Saturday, June 28, 2008

Saturday Poetry

image from

Henry Wadsworth Longfellow (1807-1882)


Mezzo Cummin

Half of my life is gone, and I have let
The years slip from me and have not fulfilled
The asperations of my youth, to build
Some tower of song with lofty parapet.
Not indolence, nor pleasure, nor the fret
Of restless passions that would not be stilled,
But sorrow, and a care that almost killed,
Kept me from what I may accomplish yet;
Though, half-way up the hill, I see the Past
Lying beneath me with its sounds and sights,--
A city in the twilight dim and vast,
With smoking roofs, soft bells, and gleaming lights,--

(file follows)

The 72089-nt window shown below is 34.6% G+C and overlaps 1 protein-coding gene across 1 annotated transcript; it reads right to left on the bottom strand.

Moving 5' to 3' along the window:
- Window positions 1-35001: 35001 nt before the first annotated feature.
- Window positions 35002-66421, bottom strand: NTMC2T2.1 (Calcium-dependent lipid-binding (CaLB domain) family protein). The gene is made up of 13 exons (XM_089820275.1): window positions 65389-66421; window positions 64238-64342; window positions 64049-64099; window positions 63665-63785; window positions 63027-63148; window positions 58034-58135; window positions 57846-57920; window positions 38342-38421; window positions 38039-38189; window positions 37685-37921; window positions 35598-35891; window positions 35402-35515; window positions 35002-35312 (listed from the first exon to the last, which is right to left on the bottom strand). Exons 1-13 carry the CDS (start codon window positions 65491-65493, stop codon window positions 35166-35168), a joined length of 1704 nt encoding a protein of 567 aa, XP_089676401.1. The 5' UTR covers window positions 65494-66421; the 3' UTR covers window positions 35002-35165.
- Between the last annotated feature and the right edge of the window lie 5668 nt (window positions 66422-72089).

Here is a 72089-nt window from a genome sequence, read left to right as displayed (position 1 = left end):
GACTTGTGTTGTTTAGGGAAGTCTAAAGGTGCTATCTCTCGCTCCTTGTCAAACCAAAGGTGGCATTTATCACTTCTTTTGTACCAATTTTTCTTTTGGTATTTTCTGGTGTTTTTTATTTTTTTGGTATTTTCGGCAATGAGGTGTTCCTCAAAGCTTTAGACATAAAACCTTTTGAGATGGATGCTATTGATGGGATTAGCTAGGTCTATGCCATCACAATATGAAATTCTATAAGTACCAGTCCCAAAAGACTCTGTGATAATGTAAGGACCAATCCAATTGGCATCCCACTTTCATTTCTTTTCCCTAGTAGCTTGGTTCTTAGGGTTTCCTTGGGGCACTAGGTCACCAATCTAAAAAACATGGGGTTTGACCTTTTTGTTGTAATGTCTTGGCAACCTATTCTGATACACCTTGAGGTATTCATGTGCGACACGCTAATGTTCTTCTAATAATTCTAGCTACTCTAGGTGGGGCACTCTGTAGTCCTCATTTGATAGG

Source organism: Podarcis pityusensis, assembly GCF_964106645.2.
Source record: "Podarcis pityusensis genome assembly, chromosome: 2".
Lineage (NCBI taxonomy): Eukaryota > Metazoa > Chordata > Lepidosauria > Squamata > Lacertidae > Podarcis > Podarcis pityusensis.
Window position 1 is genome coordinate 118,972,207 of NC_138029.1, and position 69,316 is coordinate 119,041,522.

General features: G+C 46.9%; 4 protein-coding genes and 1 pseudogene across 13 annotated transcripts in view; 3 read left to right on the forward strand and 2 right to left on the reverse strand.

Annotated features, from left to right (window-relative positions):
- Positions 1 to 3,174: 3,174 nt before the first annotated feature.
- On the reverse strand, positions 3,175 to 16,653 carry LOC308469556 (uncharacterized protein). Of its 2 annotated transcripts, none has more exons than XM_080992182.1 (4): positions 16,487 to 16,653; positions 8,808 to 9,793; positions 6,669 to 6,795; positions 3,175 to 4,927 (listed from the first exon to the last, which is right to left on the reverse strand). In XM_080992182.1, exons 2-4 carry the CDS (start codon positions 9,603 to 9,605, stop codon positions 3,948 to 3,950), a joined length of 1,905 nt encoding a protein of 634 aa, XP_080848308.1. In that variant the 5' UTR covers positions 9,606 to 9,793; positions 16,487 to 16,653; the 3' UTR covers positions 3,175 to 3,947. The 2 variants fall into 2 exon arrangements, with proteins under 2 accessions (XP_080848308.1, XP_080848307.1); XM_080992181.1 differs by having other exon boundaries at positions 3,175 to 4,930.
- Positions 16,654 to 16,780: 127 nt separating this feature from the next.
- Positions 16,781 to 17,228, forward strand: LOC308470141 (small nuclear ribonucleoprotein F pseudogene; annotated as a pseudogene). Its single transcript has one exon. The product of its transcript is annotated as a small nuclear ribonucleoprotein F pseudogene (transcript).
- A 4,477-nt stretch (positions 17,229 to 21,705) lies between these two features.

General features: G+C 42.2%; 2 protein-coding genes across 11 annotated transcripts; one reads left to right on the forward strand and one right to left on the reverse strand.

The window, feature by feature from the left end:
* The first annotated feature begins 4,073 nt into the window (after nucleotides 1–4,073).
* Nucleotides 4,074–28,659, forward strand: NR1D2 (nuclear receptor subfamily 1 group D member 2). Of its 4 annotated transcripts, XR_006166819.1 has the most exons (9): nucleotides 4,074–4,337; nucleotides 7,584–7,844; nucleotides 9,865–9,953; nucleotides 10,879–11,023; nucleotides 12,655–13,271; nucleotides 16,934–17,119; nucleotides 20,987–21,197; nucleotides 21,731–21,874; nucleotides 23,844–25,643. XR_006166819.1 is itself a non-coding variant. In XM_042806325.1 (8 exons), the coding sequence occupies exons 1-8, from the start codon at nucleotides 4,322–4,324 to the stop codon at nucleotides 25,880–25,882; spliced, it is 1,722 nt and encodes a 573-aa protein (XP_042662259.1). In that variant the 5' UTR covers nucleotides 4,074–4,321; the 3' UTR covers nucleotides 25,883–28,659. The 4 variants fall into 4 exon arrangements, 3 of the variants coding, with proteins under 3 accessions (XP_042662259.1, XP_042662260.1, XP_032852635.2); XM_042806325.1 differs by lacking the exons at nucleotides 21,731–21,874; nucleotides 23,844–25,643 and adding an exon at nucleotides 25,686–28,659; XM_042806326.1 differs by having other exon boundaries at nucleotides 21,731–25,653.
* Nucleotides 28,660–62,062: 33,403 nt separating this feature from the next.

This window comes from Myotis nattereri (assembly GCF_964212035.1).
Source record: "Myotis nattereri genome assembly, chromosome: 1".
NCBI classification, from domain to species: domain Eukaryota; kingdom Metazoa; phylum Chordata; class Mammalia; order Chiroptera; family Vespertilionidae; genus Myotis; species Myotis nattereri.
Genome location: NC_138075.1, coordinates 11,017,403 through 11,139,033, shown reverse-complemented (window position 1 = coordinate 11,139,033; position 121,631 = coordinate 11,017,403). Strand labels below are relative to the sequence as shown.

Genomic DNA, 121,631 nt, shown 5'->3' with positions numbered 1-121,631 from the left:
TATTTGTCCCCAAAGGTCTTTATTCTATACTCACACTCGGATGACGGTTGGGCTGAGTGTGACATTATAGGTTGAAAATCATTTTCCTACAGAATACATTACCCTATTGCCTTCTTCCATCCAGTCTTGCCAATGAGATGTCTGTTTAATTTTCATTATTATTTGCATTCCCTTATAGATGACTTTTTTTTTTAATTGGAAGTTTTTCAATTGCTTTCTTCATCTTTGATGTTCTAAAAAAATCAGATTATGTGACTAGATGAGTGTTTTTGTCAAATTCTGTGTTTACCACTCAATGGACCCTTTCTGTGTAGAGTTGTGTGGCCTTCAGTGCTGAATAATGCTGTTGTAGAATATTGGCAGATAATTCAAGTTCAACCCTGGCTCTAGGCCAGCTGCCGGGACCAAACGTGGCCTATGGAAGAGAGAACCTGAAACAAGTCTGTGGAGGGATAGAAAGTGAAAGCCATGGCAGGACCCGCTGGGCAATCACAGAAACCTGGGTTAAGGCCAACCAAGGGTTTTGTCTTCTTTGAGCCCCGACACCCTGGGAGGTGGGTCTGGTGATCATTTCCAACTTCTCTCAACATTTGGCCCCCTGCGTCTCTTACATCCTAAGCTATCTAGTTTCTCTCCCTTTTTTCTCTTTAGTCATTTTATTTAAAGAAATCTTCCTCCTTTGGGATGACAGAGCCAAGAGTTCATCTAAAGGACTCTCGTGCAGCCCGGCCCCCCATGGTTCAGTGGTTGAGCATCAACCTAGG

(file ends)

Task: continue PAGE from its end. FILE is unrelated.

And hear above me on the autumnal blast
The cataract of Death far thundering from the heights.

1 comment:

Brigid said...

And another cheery thought about getting older . .

"Forty-five is the age of recklessness for many men, as if in defiance of the decay and death waiting with open arms at the sinister valley at the bottom of the inevitable hill."

--Joseph Conrad, Victory

Now I see why this fellow wrote a book called Heart of Darkness. I'll bet he was a fun date.

The irony? He lived to be 67 so he had 22 years to mope around thinking he was a rotting bag of peat moss heading for Potter's Field.

Even my favorite, Mark Twain, had this to say:

"The first half of life consists of the capacity to enjoy without the chance; the last half consists of the chance without the capacity."

Gee, no wonder Huck left in the raft.

Thanks again for the link.